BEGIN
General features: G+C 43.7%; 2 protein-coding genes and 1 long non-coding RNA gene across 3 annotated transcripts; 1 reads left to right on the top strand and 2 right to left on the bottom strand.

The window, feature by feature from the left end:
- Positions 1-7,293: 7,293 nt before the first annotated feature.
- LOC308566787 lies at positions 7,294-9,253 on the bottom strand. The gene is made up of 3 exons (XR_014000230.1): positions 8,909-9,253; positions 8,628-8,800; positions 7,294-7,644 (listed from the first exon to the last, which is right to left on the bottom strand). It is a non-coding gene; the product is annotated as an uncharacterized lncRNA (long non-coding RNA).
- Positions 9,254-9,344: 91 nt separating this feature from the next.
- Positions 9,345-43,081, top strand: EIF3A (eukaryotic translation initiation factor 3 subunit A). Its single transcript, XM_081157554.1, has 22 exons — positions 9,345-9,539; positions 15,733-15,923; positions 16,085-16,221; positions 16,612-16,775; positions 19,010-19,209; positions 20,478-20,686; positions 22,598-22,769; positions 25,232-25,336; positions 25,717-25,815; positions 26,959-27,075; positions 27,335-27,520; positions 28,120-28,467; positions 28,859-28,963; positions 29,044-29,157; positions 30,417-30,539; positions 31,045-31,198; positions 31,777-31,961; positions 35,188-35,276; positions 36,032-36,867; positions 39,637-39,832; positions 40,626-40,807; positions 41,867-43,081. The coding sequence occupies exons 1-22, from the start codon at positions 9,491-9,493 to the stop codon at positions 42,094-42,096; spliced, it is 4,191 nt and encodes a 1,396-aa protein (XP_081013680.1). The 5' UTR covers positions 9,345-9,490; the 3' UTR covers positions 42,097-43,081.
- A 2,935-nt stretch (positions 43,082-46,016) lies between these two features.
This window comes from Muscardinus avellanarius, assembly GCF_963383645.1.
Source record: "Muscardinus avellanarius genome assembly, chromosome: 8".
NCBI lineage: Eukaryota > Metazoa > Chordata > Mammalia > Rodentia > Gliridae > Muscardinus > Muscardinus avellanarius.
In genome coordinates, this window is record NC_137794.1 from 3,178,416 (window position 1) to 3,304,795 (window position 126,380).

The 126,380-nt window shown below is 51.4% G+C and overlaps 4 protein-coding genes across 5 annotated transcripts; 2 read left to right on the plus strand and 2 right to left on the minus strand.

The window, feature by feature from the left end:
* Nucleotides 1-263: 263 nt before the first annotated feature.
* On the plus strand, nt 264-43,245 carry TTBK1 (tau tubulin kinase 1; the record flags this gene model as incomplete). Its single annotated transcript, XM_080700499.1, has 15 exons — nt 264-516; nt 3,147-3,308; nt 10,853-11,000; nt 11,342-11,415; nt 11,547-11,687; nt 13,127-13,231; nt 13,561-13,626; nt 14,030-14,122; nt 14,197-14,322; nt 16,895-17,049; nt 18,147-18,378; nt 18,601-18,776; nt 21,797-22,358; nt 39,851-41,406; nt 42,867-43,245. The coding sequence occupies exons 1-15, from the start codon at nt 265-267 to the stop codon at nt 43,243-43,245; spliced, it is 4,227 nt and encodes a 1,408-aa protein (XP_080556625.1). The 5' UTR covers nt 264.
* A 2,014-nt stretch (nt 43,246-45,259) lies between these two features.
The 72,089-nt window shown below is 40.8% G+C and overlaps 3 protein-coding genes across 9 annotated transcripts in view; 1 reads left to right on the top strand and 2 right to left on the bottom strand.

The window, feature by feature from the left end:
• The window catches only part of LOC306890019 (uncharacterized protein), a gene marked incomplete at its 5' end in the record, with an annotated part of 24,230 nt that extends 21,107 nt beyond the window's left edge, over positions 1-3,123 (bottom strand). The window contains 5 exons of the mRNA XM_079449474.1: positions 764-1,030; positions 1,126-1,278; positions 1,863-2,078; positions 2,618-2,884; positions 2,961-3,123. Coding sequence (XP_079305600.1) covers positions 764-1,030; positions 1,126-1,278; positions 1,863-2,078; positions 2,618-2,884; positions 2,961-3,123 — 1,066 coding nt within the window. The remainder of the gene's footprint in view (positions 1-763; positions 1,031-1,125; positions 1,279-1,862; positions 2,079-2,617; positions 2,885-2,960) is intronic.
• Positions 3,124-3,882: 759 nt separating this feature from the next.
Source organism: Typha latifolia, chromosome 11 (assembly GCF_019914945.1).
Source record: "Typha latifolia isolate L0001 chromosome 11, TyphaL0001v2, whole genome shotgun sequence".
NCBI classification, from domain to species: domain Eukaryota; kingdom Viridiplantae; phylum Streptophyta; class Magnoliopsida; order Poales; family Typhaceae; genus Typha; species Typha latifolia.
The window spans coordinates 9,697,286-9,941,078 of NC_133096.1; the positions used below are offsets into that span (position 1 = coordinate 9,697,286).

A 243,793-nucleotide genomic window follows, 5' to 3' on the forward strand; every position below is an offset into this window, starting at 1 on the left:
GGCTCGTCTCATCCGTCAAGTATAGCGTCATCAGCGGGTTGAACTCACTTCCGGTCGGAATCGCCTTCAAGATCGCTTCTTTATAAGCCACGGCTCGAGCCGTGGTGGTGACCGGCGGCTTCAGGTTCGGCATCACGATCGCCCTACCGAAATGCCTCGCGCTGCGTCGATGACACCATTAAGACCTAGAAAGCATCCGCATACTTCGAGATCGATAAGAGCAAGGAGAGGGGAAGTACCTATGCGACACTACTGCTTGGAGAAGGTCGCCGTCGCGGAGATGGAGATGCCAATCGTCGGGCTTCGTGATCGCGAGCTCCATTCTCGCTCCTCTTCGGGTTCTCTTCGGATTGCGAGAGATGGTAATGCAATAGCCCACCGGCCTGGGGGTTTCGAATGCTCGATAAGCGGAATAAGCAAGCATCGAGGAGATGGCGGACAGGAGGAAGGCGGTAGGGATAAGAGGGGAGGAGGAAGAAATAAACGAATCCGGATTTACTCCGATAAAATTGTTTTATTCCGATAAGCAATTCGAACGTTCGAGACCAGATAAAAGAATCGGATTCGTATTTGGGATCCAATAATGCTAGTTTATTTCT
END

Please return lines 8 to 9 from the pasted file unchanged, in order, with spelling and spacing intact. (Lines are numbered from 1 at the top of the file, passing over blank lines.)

This window comes from Muscardinus avellanarius, assembly GCF_963383645.1.
Source record: "Muscardinus avellanarius genome assembly, chromosome: 8".